In the last few weeks I’ve held to the standard operating procedure for High School graduations, attend parties armed with congratulatory cards. I write a few household words of encouragement for guidance along the paths that now stretch before them. “You must do the thing you think you cannot do” by Eleanor Roosevelt or “If you do what you love, you’ll never work a day in your life” by Marc Anthony. My two cents “Your success in life hinges on developing resiliency, build it in every fiber of your being because you will fail, you will experience pain. If you build resilience now your suffering will be shortened, you will know that this, whatever it is you’re experiencing, to shall pass and continue forward on your path.”
I know this last part seems harsh, but let’s face it kids today have way too many options and a fair amount actions they take won’t work out, with relationships taking a big piece of that action. Now that Mom’s not cooking the four food groups any more, most young adults have fast food addictions and these pups have superman strong independence streaks that can lead to postponing asking for help and guidance when feeling down. Life can go down hill fast, think run away train when the brakes have failed, without the ability to bounce when bottoming out.
According to the World Health Organization depression and anxiety has increased in higher income countries such as the U.S. In 2011, 19.2% of U.S. citizens experiencing these feelings are at an average age of 22. My first thought was wow, that’s so young and then I remembered that at 21 I had a SCI and was depressed without sound coping skills in place and got stuck. Experiencing these feeling is common when disappointment takes place in our lives. What’s critical is developing the resiliency skills needed so depression doesn’t get stuck inside us, but moves through us and away.
I needed to understand what brought on my depression apart from my SCI and grasp that there wasn’t something wrong with me because I couldn’t dig myself out of this dark hole I was in. What I discovered was that concentrated and extended time under stress coupled with my short supply of grief and trauma management skills lead me down the path of crying the blues. Short periods of stress are a good thing, often manifesting conviction in us, but too much of a good thing, any good thing, can be very harmful.
When stress lingers too long in our bodies the stress hormone cortisol continues flowing, flooding our body with inflammation imbalances everywhere. Once this imbalance occurs blood vessels thicken affecting blood flow in our bodies and brains, immune function is jeopardized, skin repair and brain cells are compromised as well as blood pressure is elevated. Sleep and healing is interrupted, healthy eating patterns disappear as feelings of hopelessness, worthlessness and isolation increase.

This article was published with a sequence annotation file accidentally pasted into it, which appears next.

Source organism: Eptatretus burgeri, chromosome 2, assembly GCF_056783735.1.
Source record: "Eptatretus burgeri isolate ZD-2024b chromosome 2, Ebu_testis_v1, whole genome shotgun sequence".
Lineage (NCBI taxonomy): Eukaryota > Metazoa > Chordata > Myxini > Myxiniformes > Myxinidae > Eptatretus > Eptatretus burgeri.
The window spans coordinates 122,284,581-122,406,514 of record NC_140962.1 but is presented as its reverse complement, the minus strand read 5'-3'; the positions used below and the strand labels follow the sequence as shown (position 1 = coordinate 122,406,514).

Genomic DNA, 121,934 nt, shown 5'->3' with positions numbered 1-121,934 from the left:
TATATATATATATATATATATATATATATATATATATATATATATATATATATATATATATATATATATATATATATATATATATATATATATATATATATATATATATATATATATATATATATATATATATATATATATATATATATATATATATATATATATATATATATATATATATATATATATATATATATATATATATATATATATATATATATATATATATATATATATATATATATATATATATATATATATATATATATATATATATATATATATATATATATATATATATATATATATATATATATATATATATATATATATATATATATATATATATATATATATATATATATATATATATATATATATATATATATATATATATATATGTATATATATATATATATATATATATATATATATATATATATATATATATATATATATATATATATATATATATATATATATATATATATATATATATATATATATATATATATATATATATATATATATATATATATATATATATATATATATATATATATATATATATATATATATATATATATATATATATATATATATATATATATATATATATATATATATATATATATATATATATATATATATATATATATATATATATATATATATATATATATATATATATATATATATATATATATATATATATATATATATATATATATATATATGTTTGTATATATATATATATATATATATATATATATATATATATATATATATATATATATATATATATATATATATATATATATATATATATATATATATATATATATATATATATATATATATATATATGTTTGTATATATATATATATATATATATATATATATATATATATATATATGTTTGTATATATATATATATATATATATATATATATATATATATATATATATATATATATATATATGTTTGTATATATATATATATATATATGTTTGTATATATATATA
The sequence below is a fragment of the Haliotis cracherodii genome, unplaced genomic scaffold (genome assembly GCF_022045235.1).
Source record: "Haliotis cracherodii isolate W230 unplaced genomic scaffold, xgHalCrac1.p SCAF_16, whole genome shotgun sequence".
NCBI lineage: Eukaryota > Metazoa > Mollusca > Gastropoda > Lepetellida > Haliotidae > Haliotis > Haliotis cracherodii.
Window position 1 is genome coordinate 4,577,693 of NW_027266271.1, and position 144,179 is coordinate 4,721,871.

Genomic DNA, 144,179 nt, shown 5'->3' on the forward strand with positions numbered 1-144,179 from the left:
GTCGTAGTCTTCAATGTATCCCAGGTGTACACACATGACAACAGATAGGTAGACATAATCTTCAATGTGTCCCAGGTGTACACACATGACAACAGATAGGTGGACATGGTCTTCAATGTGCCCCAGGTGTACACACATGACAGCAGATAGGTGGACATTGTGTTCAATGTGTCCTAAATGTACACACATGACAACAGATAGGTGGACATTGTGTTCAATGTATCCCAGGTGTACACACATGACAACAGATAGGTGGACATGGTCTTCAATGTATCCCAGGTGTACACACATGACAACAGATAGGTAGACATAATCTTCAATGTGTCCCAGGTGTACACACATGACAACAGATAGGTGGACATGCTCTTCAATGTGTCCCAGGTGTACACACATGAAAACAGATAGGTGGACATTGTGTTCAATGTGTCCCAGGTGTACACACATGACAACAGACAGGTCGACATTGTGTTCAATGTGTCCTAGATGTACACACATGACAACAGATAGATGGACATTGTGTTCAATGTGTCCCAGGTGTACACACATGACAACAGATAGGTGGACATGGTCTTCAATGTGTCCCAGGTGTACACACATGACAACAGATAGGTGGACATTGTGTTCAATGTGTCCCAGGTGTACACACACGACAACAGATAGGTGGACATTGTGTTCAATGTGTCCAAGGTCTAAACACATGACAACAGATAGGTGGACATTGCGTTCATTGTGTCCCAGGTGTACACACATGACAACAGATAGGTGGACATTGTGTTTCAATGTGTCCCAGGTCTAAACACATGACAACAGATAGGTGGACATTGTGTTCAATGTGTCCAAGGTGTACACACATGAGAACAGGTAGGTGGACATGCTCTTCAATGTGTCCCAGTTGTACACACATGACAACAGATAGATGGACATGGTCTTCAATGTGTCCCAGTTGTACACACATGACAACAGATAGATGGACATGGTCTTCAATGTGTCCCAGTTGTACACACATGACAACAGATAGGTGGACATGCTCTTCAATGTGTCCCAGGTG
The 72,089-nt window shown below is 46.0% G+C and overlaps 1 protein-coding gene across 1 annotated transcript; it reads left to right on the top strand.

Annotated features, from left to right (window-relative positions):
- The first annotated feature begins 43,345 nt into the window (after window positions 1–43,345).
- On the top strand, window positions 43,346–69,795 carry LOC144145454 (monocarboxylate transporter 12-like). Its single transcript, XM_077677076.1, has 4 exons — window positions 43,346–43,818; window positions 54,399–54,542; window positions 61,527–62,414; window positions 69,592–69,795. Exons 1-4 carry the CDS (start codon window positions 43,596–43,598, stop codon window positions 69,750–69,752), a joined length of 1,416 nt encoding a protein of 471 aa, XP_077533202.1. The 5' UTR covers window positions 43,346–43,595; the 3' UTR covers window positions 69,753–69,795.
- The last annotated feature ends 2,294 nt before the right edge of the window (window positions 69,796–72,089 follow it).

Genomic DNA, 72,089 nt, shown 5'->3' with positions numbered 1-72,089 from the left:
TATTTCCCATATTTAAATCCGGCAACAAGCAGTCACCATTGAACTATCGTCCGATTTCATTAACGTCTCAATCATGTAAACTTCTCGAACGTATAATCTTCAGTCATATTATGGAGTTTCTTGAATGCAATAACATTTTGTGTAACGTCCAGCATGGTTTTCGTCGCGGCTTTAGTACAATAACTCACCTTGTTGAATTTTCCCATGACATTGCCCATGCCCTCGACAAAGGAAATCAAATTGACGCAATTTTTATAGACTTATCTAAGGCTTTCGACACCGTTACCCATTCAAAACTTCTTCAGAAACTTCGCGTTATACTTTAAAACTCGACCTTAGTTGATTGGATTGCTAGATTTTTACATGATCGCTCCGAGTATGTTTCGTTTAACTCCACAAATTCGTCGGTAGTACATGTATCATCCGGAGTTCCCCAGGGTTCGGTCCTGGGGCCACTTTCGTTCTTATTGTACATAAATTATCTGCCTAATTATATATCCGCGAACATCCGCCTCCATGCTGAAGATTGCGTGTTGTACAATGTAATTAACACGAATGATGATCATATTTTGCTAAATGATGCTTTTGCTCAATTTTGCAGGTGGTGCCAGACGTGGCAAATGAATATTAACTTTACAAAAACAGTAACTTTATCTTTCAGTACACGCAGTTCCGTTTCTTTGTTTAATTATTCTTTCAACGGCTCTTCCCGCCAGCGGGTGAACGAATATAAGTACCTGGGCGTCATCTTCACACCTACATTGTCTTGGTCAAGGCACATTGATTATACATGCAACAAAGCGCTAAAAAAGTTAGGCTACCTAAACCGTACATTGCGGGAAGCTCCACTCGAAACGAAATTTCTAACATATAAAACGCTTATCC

No one just snaps out of it. Recovering from depression and anxiety take awareness of the problem and effort. In the long run and it was a long run; I realized I needed support to construct the resiliency of a safe port during this tempest and for the next one. Months of psychological and physical therapy yielded capable acuity at recognizing stress building in my body and mind. Over time I developed diligent practices that have established my unbeatable resilience, oh sure I get down but I don’t stay down.
So what do I do that keeps me resilient when I'm bummed out and depression threatens? First I take time before the storm hits to meditate, deep breathe or sit in nature (it only takes 5 minutes), daily. I’ve gained a peace from these practices that sustain me in troubled waters. I keep with me the scents of rose, lemon, pine or nutmeg to calm and center my emotions when I am anxious. I have a practice of being mindful and choosing kindness in the words I speak to myself and to other people.
I eat food that is free of pesticides and full of color. Food is powerful and can used as medicine to keep our moods in check. According to the American Journal of Clinical Nutrition there is a growing link between vitamin B complex deficiency and depression. Most convenience type food is devoid of B complex vitamins because it’s over processed. B complex vitamins (there are 8 vitamins in the complex) help improve neural function, convert food to energy, help form red blood cells, reduce stress and the risk of heart disease. Foods to eat for B’s are whole grains, green leafy vegetables and fish.
I know I’m going to fall short of my expectations sometimes and I will be let down by people in my life. That’s life! It’s my choice how I deal with the lay of the land and choose to bounce back up.
Blessings to All, In Joy Candace
© 2013 Candace Cable
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